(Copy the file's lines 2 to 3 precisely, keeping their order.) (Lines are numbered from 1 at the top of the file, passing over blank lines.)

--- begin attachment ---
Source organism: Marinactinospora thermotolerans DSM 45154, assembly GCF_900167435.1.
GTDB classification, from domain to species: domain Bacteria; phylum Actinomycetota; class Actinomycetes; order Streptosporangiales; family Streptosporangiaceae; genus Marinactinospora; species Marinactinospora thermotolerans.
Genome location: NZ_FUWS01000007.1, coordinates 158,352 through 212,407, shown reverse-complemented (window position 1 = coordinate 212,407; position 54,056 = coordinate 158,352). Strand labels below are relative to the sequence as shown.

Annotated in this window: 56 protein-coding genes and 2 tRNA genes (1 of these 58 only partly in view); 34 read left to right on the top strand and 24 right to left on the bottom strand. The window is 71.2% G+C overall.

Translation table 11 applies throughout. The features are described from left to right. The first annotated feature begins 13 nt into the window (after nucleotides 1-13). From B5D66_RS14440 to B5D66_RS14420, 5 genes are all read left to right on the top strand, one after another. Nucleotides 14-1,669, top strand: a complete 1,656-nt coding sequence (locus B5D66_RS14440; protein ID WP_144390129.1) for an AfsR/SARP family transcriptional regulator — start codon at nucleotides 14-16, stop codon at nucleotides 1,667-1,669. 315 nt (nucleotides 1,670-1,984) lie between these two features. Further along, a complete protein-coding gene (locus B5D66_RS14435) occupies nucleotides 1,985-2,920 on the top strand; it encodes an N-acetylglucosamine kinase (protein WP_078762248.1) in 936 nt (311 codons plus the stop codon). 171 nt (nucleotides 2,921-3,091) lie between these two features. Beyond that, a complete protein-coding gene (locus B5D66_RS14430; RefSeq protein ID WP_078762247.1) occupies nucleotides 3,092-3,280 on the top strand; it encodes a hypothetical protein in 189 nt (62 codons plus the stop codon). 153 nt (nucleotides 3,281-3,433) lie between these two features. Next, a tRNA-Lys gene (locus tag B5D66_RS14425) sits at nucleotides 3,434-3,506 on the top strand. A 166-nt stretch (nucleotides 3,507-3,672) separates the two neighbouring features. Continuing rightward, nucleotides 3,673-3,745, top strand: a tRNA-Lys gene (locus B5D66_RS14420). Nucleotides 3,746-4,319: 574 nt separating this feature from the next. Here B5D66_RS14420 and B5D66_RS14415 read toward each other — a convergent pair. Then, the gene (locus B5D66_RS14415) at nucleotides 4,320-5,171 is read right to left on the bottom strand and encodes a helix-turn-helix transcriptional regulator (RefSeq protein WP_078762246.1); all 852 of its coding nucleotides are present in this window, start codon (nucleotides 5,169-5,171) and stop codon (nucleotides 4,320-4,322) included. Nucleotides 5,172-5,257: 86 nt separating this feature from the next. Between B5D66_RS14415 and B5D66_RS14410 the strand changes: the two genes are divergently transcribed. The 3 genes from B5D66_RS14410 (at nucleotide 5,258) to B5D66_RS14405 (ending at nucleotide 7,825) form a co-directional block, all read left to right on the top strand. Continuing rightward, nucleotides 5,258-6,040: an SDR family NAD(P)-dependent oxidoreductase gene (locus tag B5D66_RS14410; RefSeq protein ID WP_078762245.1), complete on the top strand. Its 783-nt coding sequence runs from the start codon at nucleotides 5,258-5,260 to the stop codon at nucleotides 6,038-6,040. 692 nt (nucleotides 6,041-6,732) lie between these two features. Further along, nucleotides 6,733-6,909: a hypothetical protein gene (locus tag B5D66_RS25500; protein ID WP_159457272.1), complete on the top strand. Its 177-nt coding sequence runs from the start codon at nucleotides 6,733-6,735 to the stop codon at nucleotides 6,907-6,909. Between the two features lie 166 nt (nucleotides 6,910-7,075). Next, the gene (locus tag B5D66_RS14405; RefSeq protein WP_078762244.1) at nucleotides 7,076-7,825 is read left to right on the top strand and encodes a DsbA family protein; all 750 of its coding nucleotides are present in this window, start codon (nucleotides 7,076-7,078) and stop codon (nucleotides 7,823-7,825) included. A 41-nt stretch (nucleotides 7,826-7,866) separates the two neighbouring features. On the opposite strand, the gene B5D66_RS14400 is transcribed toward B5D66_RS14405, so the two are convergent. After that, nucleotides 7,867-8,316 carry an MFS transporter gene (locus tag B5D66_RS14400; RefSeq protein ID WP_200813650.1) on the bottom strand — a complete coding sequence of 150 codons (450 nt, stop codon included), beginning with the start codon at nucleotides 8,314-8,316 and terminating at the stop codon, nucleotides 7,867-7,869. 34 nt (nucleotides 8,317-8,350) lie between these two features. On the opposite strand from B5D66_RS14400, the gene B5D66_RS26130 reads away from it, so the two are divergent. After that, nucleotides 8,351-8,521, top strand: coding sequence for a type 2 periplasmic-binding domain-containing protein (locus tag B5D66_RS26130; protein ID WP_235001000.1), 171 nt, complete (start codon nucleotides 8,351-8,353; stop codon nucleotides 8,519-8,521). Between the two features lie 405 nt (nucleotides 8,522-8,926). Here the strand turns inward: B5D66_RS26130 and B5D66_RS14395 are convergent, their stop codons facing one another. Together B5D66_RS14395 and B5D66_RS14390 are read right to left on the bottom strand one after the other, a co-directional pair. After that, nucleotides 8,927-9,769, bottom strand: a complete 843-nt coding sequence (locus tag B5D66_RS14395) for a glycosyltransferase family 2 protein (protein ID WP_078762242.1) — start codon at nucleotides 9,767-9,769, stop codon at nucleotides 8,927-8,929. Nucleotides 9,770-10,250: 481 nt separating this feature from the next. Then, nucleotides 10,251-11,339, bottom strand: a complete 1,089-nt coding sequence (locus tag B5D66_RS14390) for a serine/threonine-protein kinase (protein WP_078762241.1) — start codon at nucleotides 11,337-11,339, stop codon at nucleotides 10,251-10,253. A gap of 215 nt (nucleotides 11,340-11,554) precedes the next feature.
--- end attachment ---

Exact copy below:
GTDB classification, from domain to species: domain Bacteria; phylum Actinomycetota; class Actinomycetes; order Streptosporangiales; family Streptosporangiaceae; genus Marinactinospora; species Marinactinospora thermotolerans.
Genome location: NZ_FUWS01000007.1, coordinates 158,352 through 212,407, shown reverse-complemented (window position 1 = coordinate 212,407; position 54,056 = coordinate 158,352). Strand labels below are relative to the sequence as shown.